• 5. Preventing deterioration should be a significant purpose for psychologists. Does it matter that those in need wait? For some physical conditions it may not. There are some orthopaedic conditions which can wait, but not many and the wait shouldn’t be too long. Those with cataracts used to be asked to wait until the cataract was ripe, but now cataracts can be blasted early with a better outcome. In psychological terms there should be no wait. Anyone in need is in need at the time they identify themselves or are identified to be in need and the sooner they have support the sooner they can get back to their ordinary lives. Crisis intervention is a description of services which are invoked under certain circumstances to ensure early intervention in a situation to prevent further deterioration. The term, however, suggests an exceptional situation requiring an exceptional response, whilst I would argue that many events require a prevent deterioration response, not the few. For psychological services there may be no such thing as ‘an event’ which triggers a response. The active surveillance of people which is offered to communities of people at risk to medical deterioration may have application to people at risk of psychologically based deterioration. There are many such groups or communities – teenage girls at risk of sexual ill health highly influenced by the levels of respect teenage boys grant to girls; teenage boys at risk of suicide; people from fragmented families; partners of people with illness; people working in poorly designed organizations and jobs; the growing old, and so on. Restoration has the purpose of restoring people back to their normal level of independent lives. This strategic purpose is the more common of all the purposes, and is the basis for much of the acute healthcare provision. The application of this strategy tends to result in highly resourced services with the expectation that individuals will be diagnosed and treated quickly. The results of the application of this strategy will be obvious – either a successful return to normal independent life even if this means accepting a level of independence which is less than prior to the event, or a failure and the individual succumbs to the event, or a referral into the chronically dependant strategy where the individual is unlikely to return to their normal level of independent life and will deteriorate towards death at some stage in the future. There may be a need to examine in greater detail those psychological interventions which fall within the framework of this strategic purpose. Much of psychotherapy is applied to those who have experienced an event of some kind and need interventions to return to a state prior to the event. The push to expand psychotherapy provision may be seen within this strategic purpose, whereas it should, perhaps, be seen within the prevent deterioration strategy, emphasizing the immediate and earlier need for service to prevent decline, as well as being an intervention once decline has occurred. Palliation is a construction which reflects the purpose of providing services to maintain the highest level of independent life knowing that the individual concerned will deteriorate towards death regardless of the intervention of anyone. Some may argue that a significant amount of psychological service can be found within this strategy. Whilst this is of importance, it does raise a question concerning the utility of psychological interventions if a significant proportion is applied to this strategy in favour of other strategies. It may be a matter of perception. Normal independent life for someone with a certain level of learning disability is different to that for someone with no learning disability. Both have a normal level of independent life. Some people’s normal level does change. A catastrophic event such as a stroke can place someone into a different normal group. They may not be deteriorating towards death other than from natural deterioration. They become someone for whom preventing deterioration becomes the strategy of choice, not the strategy of palliation. The ‘next generation’ has the strategic purpose of preventing carers from requiring any of the services within the previously described strategies. This is a particularly vulnerable group of 5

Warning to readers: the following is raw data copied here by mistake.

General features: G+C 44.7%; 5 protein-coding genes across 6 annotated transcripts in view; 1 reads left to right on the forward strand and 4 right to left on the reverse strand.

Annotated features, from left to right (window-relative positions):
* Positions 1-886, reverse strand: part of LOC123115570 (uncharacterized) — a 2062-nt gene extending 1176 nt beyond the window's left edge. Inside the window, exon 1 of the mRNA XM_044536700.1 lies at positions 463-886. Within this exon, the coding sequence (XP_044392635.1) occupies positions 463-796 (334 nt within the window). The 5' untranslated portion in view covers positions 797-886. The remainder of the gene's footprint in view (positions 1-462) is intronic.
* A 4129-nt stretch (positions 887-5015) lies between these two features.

• 6. people, and includes those who care for others throughout their entire life, to those who care for others during an intense and difficult but acute period of life. Interestingly this strategic purpose has been uncovered recently by Government that is now developing policies to assist carers. The psychological challenge for carers is immense. It includes the loss of their own independent life, the development of altruism, the need for skills, knowledge and experience of caring, the development of coping strategies, and, of course, practical help. THE APPLICATION OF STRATEGIC PURPOSE TO THE DETERMINANTS OF HEALTH POLICY Demographic changes includes the growing old, and the increasingly rich mix of cultures. The mix of cultures requires consideration in terms of encouraging pluralism, or the notion of multi- culturalism, or silos, or ethnic enclaves, or religious communities. Psychological theory and principles has much to contribute to the understanding of the issues behind a suitable social policy regarding a pluralistic society and the embracing of diversity. Psychological theory and techniques will assist with the implementation of such a policy. This subject area, together with the issues of growing old, is, perhaps, a major challenge for an island, and psychological intervention to prevent conflicts between groups and communities and to enhance diversity in the workplace and communities is a new role. Globalisation raises anxieties over issues of power of major corporations. Globalisation also brings people together from diverse backgrounds, and maintains communication between people at the level never experienced before. For psychologists this means a global science, as well as the challenge of applying the science globally to the positive and negative aspects of globalization. A global psychological culture might be a place to start, where psychologists let it be known how they see the development of the world, and how their assessment might lead to greater wellbeing for more. The influence of disease is a health policy determinant perhaps most obviously connected with bird flu which has produced a policy which has enabled huge resource to be pumped into the pharmaceutical industry on the back of a prediction of a pandemic. Medical science has proved immensely powerful. What about psychological power? We have the opportunity of observing and commenting on the implications of patterns of behaviour amongst different communities and how this affects the notion of health; we have the effects of developments in genetic definition of causes of illness and behaviour. Once more it is in the strategy of prevention where psychological interests could develop. Public expectations seemingly do not include a psychological culture. There are expectations that raise the demand for services, and the increasing use of psychological therapies might be a result of this, suggested by an economist. It is this interest in psychological wellbeing by economists and other financial orientated people that may help psychology have a greater impact on society as a whole. It can be predicted that insurance will increase its influence on the provision of services, and that insurance companies will become progressively more robust about the analysis of risk. Public expectation towards psychology might, therefore, move in favour of supporting any initiative which lowers the premium costs of insurance. Insurance companies will, in turn, be keen to ensure that payment to people is limited to those who have followed all the requirements to mitigate risk. A scenario can be health maintenance organizations funded by insurance where the provision of services focus on prevention and preventing deterioration, and payouts made to people who have sought to prevent possible events themselves. Second level national restoration services may be provided by the public purse, whilst top level restoration services may be provided by insurance companies to those members who have done their best to reduce their 6